House debates

Tuesday, 22 November 2011


Minerals Resource Rent Tax Bill 2011, Minerals Resource Rent Tax (Consequential Amendments and Transitional Provisions) Bill 2011, Minerals Resource Rent Tax (Imposition — General) Bill 2011, Minerals Resource Rent Tax (Imposition — Customs) Bill 2011, Minerals Resource Rent Tax (Imposition — Excise) Bill 2011, Petroleum Resource Rent Tax Assessment Amendment Bill 2011, Petroleum Resource Rent Tax (Imposition — General) Bill 2011, Petroleum Resource Rent Tax (Imposition — Customs) Bill 2011, Petroleum Resource Rent Tax (Imposition — Excise) Bill 2011, Tax Laws Amendment (Stronger, Fairer, Simpler and Other Measures) Bill 2011, Superannuation Guarantee (Administration) Amendment Bill 2011; Second Reading

9:59 pm

Photo of Alan TudgeAlan Tudge (Aston, Liberal Party) Share this | Hansard source

I rise today to also speak on the mining tax bills that are before us. I do not wish to go over all the material, which previous coalition members have spoken on, but I would like to associate myself with many of the comments that the coalition speakers made today and yesterday. What I would like to do tonight is focus on two points. The first is the impact that this mining tax package will have on the structural deficit and the second is the impact of the tax package on small businesses in my electorate and, indeed, across Australia.

Let me go to the first point. What will this tax do to the budget structural deficit? We all know that one of the problems that this government has is its profligate spending. It has already created a massive structural deficit where its spending programs are growing in excess of the revenues. What does this government do when introducing a new mining tax? It concurrently proposes spending programs which are even greater than what the tax earns. What is worse is that it is highly likely that the revenues from the mining tax will decline over time, while the new expenditures are locked in to increase over the years ahead, hence exacerbating the structural deficit.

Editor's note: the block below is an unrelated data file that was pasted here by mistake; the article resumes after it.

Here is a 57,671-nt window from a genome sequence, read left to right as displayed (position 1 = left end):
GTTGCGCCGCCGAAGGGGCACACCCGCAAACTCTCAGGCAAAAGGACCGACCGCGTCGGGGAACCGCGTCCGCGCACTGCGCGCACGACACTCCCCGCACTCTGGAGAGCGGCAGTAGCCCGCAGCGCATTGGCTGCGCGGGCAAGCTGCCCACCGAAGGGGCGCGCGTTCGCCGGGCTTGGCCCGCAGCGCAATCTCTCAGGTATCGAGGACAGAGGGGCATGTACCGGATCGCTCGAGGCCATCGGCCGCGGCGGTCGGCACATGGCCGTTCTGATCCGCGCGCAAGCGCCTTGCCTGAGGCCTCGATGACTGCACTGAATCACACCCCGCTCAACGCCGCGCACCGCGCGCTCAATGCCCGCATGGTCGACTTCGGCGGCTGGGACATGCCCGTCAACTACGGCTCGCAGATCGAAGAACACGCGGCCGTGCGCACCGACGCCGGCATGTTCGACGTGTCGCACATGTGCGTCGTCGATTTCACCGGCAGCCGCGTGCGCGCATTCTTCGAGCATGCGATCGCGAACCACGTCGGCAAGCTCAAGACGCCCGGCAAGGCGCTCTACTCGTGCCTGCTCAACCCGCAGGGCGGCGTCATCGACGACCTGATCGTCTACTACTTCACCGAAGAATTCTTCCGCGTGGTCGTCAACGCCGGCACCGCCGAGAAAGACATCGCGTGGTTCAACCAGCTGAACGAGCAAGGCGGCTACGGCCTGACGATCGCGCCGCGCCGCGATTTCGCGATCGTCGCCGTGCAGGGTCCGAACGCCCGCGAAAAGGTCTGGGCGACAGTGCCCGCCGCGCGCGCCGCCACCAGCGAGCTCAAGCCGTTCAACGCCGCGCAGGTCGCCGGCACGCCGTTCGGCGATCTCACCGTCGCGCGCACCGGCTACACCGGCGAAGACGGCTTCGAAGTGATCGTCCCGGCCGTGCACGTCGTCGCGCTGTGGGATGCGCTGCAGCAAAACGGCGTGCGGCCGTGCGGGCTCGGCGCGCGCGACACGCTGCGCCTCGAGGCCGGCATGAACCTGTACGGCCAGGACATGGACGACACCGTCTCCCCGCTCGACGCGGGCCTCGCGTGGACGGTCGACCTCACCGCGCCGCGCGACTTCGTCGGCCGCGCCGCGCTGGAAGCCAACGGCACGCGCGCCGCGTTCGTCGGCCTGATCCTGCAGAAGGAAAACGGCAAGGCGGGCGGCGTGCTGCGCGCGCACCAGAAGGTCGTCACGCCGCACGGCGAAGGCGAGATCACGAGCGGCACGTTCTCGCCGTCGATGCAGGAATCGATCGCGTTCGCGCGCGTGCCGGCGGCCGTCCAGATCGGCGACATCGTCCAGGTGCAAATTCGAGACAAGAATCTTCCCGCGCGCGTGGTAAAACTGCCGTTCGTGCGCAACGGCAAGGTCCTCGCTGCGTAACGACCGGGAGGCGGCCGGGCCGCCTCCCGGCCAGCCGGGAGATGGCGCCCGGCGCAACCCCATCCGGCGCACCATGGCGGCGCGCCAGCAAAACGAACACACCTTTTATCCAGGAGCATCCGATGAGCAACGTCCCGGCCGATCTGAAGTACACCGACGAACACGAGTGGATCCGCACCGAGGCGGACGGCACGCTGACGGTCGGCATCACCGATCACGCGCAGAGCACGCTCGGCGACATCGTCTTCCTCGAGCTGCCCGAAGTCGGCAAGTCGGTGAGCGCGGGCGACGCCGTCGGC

Let us look at some of the numbers. If you look at the revenue side of things, the revenues will be volatile and they will be downward trending. The Treasury predicts that the MRRT revenue to 2020 will reduce over time down to $3 billion as commodity prices decrease as international supply increases. However, on the cost side of the equation, costs of the measures introduced by these bills will continue to grow strongly. The proposed increases in the superannuation surcharge levy from nine per cent to 12 per cent, for example, is expected to rise to $3.6 billion by 2019-20. While the MRRT will help the government create the illusion of a budget surplus in 2012-13, it will leave the budget worse off from 2013-14. Indeed, the report of the Senate inquiry conservatively estimates that over the next decade the net cost to the budget of this package will be a full $20 billion. This mining tax package continues the extraordinary tax and spend manner which we have come to know of this particular government. The structural deficit it creates will simply crowd out further private investment and put upward pressure on interest rates.

Let me come to my second point, and that is the impact this package will have on small businesses. One of the measures that this package introduces is barely spoken about by the government. In fact you would be very hard pressed to even notice that this was one of the measures contained in this mining tax package. It is the abolition of the entrepreneurs tax offset. The entrepreneurs tax offset was introduced in 2005 by the Howard government as a means of providing some tax relief for very, very small businesses which were earning less than $75,000. It provides a 25 per cent tax discount for businesses earning less than $50,000 and then scales out to businesses earning less than $75,000. What does the mining tax package do? It abolishes that entrepreneurs tax offset. This means that 400,000 small businesses across Australia will be impacted by this and will have to pay higher taxes as a result of this package. A small business might be a sole proprietor working from home, or it could be a cleaner, or it could be a tradie or it could be an everyday person trying to start up their own business. They are earning $50,000 and they will now have an $837 tax hike from next year as a result of this package. On average those 400,000 businesses will have between $500 and $800 more tax to pay from next year as a result of this package.